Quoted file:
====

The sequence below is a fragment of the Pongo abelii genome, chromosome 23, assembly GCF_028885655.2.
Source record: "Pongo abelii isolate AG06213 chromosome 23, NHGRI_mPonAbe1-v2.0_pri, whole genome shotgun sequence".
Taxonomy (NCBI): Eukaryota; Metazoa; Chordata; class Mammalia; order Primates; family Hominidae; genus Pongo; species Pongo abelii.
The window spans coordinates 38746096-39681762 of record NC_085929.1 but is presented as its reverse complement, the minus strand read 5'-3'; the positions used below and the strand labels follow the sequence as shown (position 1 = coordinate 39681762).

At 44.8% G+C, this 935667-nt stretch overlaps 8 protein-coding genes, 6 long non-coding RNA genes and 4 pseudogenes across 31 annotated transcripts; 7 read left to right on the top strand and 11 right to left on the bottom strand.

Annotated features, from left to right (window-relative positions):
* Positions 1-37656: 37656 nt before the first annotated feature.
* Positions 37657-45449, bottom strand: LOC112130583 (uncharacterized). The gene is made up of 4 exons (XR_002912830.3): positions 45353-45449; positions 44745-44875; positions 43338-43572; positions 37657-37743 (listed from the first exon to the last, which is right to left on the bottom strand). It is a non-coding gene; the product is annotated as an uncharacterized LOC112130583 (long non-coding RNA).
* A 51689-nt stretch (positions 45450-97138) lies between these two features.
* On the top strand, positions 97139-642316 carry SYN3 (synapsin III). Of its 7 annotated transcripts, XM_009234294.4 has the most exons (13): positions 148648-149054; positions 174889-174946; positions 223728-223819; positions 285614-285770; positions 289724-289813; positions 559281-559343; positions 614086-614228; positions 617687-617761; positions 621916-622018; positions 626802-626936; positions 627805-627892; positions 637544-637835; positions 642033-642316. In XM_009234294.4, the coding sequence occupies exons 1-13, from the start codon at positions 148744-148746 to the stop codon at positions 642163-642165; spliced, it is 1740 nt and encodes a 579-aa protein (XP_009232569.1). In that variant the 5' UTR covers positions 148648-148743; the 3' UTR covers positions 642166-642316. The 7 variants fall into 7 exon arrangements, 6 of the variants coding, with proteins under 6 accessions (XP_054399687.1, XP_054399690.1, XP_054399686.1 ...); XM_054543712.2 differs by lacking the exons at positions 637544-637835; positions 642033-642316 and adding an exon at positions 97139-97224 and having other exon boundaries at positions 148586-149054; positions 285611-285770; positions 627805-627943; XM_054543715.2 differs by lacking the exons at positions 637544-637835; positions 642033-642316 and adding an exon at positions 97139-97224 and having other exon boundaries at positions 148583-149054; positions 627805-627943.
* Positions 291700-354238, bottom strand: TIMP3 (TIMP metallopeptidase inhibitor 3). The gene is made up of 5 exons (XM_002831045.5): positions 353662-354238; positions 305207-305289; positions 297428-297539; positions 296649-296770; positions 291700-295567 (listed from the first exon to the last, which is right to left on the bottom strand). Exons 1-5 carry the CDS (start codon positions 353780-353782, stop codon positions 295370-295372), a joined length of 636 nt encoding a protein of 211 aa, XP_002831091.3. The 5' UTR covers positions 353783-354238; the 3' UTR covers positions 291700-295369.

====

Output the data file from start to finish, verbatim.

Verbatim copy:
The sequence below is a fragment of the Pongo abelii genome, chromosome 23, assembly GCF_028885655.2.
Source record: "Pongo abelii isolate AG06213 chromosome 23, NHGRI_mPonAbe1-v2.0_pri, whole genome shotgun sequence".
Taxonomy (NCBI): Eukaryota; Metazoa; Chordata; class Mammalia; order Primates; family Hominidae; genus Pongo; species Pongo abelii.
The window spans coordinates 38746096-39681762 of record NC_085929.1 but is presented as its reverse complement, the minus strand read 5'-3'; the positions used below and the strand labels follow the sequence as shown (position 1 = coordinate 39681762).

At 44.8% G+C, this 935667-nt stretch overlaps 8 protein-coding genes, 6 long non-coding RNA genes and 4 pseudogenes across 31 annotated transcripts; 7 read left to right on the top strand and 11 right to left on the bottom strand.

Annotated features, from left to right (window-relative positions):
* Positions 1-37656: 37656 nt before the first annotated feature.
* Positions 37657-45449, bottom strand: LOC112130583 (uncharacterized). The gene is made up of 4 exons (XR_002912830.3): positions 45353-45449; positions 44745-44875; positions 43338-43572; positions 37657-37743 (listed from the first exon to the last, which is right to left on the bottom strand). It is a non-coding gene; the product is annotated as an uncharacterized LOC112130583 (long non-coding RNA).
* A 51689-nt stretch (positions 45450-97138) lies between these two features.
* On the top strand, positions 97139-642316 carry SYN3 (synapsin III). Of its 7 annotated transcripts, XM_009234294.4 has the most exons (13): positions 148648-149054; positions 174889-174946; positions 223728-223819; positions 285614-285770; positions 289724-289813; positions 559281-559343; positions 614086-614228; positions 617687-617761; positions 621916-622018; positions 626802-626936; positions 627805-627892; positions 637544-637835; positions 642033-642316. In XM_009234294.4, the coding sequence occupies exons 1-13, from the start codon at positions 148744-148746 to the stop codon at positions 642163-642165; spliced, it is 1740 nt and encodes a 579-aa protein (XP_009232569.1). In that variant the 5' UTR covers positions 148648-148743; the 3' UTR covers positions 642166-642316. The 7 variants fall into 7 exon arrangements, 6 of the variants coding, with proteins under 6 accessions (XP_054399687.1, XP_054399690.1, XP_054399686.1 ...); XM_054543712.2 differs by lacking the exons at positions 637544-637835; positions 642033-642316 and adding an exon at positions 97139-97224 and having other exon boundaries at positions 148586-149054; positions 285611-285770; positions 627805-627943; XM_054543715.2 differs by lacking the exons at positions 637544-637835; positions 642033-642316 and adding an exon at positions 97139-97224 and having other exon boundaries at positions 148583-149054; positions 627805-627943.
* Positions 291700-354238, bottom strand: TIMP3 (TIMP metallopeptidase inhibitor 3). The gene is made up of 5 exons (XM_002831045.5): positions 353662-354238; positions 305207-305289; positions 297428-297539; positions 296649-296770; positions 291700-295567 (listed from the first exon to the last, which is right to left on the bottom strand). Exons 1-5 carry the CDS (start codon positions 353780-353782, stop codon positions 295370-295372), a joined length of 636 nt encoding a protein of 211 aa, XP_002831091.3. The 5' UTR covers positions 353783-354238; the 3' UTR covers positions 291700-295369.